Was reading the Alinea cookbook again, and Grant Achatz mentions that he was inspired for a dish by some tree roots he saw while walking with his kids through a park. He also talks about how he’s always pulling inspiration for his food from the rest of his life, and how basically, everything he sees passes through this filter of “how could this influence food?”
Reminds me of two things – the first, Shigeru Miyamoto’s descriptions of his inspiration for Zelda (exploring caves as a youth) and Pikmin (his then-recent obsession with gardening). And obviously, they’re fundamentally the same thing – someone who is so saturated by something that he breaks apart the rest of his (or her) existence and views the world through a very specific lens.
The second thing it reminds me of is a thought I had a couple months ago, but couldn’t really explain. I’d been reading a bit about how the mind processes things, and I haven’t read enough to really talk about it with any certainty, but there’s this idea of “chunking” things – creating shortcuts in how you process information around you so you don’t have to process every detail every time you see something.
Ei-Nyung used to say that she never really noticed what model cars were – basically a car had chunked to “car” where all cars were fundamentally the same, where for me, I’d chunked Mazdas and Toyotas and Ferraris and the like, then later broken up those chunks into RX-7s and F430’s. I find that the idea of chunking seems to explain the holes in my memory – how I process past events is really reduced down to a few (to me) critical details, and almost everything else appears to be disposed of. I dispose of who was at an event, for instance, while this is clearly one of the critical things that many (most?) people seem to place as a high priority.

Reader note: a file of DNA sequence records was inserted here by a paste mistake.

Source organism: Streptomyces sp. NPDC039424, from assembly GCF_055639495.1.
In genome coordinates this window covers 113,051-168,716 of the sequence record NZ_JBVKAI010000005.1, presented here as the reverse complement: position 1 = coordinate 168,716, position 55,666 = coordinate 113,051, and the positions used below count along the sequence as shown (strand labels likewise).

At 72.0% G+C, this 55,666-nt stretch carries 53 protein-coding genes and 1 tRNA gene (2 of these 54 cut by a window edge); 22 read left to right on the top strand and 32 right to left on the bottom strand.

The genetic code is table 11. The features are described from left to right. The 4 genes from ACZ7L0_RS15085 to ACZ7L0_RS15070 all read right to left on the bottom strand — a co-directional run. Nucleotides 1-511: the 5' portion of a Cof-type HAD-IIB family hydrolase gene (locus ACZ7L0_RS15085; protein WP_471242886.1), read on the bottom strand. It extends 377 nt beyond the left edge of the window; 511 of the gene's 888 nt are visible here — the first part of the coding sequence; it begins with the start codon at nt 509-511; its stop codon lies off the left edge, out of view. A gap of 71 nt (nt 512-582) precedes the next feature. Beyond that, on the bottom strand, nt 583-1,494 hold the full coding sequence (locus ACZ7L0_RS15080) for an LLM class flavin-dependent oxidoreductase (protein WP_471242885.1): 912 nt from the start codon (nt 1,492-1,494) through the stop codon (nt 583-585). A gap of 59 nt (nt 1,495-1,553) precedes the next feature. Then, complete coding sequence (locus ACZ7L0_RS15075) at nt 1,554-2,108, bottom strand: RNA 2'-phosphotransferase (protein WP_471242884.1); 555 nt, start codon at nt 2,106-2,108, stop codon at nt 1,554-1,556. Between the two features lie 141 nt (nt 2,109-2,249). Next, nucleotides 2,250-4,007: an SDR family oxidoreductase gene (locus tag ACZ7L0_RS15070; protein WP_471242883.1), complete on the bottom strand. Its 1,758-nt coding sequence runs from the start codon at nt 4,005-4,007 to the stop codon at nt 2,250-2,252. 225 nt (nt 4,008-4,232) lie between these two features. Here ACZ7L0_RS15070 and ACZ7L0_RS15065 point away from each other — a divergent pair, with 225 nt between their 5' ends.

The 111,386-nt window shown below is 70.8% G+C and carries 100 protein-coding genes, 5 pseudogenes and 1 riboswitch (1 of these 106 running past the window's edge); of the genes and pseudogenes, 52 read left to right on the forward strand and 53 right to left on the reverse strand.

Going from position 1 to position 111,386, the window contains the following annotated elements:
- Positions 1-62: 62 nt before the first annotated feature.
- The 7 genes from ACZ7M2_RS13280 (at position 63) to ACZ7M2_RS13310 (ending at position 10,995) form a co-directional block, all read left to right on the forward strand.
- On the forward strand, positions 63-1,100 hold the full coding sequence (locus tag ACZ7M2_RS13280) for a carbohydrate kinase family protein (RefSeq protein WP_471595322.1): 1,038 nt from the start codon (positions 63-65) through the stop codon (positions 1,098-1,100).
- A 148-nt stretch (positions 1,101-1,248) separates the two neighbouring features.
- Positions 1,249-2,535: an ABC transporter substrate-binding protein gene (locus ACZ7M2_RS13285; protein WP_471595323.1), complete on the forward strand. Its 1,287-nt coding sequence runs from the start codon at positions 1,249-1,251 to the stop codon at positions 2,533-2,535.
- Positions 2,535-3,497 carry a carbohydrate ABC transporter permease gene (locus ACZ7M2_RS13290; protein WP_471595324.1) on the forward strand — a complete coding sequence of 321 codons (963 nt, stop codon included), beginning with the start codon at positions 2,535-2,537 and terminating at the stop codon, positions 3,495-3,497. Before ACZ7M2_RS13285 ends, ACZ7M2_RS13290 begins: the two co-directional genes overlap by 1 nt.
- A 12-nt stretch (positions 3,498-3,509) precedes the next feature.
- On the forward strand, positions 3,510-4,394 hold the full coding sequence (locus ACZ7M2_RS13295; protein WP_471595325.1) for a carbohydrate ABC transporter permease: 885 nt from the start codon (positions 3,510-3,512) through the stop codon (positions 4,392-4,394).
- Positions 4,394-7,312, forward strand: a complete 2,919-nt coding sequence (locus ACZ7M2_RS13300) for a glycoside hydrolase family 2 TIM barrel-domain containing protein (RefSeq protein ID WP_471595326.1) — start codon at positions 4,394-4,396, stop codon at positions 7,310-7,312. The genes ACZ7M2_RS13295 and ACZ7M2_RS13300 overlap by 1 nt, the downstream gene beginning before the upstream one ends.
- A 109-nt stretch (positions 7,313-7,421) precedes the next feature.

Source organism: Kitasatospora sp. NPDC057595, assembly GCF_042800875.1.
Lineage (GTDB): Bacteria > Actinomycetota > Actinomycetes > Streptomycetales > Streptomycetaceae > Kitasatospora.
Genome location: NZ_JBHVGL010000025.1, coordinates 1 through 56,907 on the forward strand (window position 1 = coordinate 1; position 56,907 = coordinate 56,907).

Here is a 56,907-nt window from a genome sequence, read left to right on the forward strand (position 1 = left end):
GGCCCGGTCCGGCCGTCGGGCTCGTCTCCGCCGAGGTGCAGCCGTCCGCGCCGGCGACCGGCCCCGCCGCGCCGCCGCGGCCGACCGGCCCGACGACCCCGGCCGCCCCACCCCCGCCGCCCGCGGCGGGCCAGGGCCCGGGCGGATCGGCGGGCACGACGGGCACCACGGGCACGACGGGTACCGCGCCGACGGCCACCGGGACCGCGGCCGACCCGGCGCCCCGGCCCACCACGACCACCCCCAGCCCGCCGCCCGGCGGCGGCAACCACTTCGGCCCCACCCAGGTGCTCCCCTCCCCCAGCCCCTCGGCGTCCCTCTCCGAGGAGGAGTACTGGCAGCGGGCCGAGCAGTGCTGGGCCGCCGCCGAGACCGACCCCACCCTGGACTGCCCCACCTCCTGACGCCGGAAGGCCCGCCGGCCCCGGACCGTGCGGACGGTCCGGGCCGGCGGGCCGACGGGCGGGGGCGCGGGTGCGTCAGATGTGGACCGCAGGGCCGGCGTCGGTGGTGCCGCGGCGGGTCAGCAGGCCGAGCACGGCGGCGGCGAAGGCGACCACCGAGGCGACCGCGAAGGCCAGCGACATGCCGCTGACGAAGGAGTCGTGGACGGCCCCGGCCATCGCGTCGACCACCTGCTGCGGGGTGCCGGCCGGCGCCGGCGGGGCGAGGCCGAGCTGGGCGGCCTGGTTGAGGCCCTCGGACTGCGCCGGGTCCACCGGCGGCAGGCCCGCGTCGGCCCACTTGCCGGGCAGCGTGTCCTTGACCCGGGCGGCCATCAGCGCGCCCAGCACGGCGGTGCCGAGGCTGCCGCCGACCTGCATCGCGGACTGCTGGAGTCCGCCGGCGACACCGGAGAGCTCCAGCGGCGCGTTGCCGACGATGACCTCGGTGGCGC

So, the thought was this – basically, Achatz uses food as a hammer to break through the chunks. Most people look at a tree and see a tree. He understands food as flavor, form, presentation, etc., and then breaks the tree down into those things – the tree then becomes the inspiration for some aspect of the food. Miyamoto understands gaming as interaction, character, game systems, etc., and then un-chunks his world based around those things.
It seems to me that a lot of these sorts of creative breakthroughs seem to happen when you take something very ordinary, that you look at every day for weeks and weeks and weeks, and then use some “hammer” to break apart the chunks, and find some detail that’s relevant, or interesting, or that other people are overlooking. In which case, a person’s specific expertise is basically their mining hammer, and the way their brain has stored information is the quarry. You can enrich the quarry by learning new things, but until you take your hammer and break the stuff apart, you’re not really mining.